Broad Area Colloquium For AI-Geometry-Graphics-Robotics-Vision

Inner-loop Statistics in Automated Scientific Discovery from Massive Datasets

Andrew Moore
Robotics Institute and Computer Science CMU
and Schenley Park Research, Inc.

Wednesday, February 2, 2000
refreshments 4:05PM, talk begins 4:15PM
TCseq201, Lecture Hall B


Intensive statistical analysis of massive data sources ("data mining") has been embraced as one of the final areas with a need for massive computation beyond that available on a $2000 computer or $200 videogame. We begin this talk with two examples of software, instead of hardware, giving 1000-fold speedups over traditional implementations of statistical algorithms for prediction, density estimation, and clustering. We then pause to examine directions in which these software solutions seemed blocked when faced with Physics, Biology and commercial scientific data discovery problems. The primary blocks were a curse of dimensionality and limitations on machine main memories. This is followed by four examples of new pieces of research that circumvent these barriers: lazy cached sufficient statistics, exact accelerated k-means, multiresolution ball-trees for very high dimensional real-valued data, and filament identifiers. We then reveal the reason for our new-found respect for super-computation: when an algorithm you previously ran overnight executes in seconds, you find yourself wanting to run it ten thousand times. We show the impact of being able to run intensive statistics as an inner loop has had on our analysis of cosmology data (preliminary data from the Sloan Digital Sky Survey) and biotoxin identification, where desirable but hopelessly extravagant operations such as model selection, bootstrapping, backfitting, randomization and graphical model design now become somewhat non-hopeless. Joint work with Andy Connolly (U Pitt Physics), Artur Dubrawski (Schenley Park Research), Geoff Gordon (Auton Lab), Paul Komarek (Auton Lab), Bob Nichol (CMU Physics), Dan Pelleg (Auton Lab) and Larry Wasserman (CMU Statistics).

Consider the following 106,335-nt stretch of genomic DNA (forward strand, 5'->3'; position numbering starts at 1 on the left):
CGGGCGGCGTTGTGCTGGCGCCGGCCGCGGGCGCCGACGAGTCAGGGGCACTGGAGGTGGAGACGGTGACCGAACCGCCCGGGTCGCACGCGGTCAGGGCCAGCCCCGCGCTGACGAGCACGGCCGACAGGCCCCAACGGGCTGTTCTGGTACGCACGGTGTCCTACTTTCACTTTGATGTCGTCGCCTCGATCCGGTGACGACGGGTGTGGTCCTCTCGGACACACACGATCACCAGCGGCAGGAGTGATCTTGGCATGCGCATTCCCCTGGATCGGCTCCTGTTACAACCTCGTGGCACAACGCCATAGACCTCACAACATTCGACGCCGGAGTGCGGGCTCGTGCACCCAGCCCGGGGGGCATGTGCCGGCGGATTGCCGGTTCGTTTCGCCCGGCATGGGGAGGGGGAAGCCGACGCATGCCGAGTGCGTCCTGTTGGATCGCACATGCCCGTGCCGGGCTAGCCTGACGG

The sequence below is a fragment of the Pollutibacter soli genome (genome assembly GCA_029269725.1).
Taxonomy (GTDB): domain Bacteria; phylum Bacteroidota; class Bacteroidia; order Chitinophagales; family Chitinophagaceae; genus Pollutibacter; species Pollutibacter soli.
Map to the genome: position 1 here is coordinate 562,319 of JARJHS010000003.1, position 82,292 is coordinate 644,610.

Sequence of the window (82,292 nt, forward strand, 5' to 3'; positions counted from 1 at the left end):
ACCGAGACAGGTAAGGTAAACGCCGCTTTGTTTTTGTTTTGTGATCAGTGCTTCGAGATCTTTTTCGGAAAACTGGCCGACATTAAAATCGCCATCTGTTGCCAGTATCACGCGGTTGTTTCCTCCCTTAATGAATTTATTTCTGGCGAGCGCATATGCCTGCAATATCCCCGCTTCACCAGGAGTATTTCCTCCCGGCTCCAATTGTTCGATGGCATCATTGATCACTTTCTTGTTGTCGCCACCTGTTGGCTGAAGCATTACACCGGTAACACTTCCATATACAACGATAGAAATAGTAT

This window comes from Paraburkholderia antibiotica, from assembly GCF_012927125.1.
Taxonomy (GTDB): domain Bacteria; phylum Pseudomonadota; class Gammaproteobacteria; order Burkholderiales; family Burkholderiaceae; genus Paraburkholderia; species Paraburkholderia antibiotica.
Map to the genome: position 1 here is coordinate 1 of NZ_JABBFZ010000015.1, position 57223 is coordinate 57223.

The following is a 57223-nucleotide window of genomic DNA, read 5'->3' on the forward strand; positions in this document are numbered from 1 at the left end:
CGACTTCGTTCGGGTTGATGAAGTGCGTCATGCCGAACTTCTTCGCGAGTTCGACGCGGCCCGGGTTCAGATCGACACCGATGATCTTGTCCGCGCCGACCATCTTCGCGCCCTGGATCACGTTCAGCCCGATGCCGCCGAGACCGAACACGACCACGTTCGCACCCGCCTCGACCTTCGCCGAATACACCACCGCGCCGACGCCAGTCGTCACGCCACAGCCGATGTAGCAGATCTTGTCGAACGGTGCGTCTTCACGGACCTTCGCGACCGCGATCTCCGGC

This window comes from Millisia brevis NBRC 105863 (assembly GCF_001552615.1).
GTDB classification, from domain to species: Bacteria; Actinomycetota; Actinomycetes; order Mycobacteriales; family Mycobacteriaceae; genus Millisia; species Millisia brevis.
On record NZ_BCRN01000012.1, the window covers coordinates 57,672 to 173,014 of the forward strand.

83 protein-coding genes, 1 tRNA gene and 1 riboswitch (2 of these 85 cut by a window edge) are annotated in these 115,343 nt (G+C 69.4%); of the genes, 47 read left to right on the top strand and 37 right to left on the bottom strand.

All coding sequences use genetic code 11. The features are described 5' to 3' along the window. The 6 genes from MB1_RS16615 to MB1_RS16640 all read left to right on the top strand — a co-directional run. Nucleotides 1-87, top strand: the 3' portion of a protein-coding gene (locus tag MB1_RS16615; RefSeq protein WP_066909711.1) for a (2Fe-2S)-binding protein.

About the Speaker

Andrew Moore ( is the A. Nico Haberman Associate Professor of Computer Science and Robotics at CMU. He received a Phd in Computer Science from the University of Cambridge in 1991 (thesis topic: Robot Learning). He has worked with robots that learn, factories than learn and supply chains that learn. His research interests include: statistical foundations, autonomous learning systems for manufacturing, efficient algorithms for machine learning from massive data and reinforcement learning, finite production scheduling, and machine learning applied to optimization. He is the co-owner and CTO of Schenley Park Research Inc---a 12 person Pittsburgh-based AI startup supplying data mining and decision theory products and solutions to manufacturing, business-to-business and biotechnology clients.
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Last modified: Mon Jan 31 14:52:02 PST 2000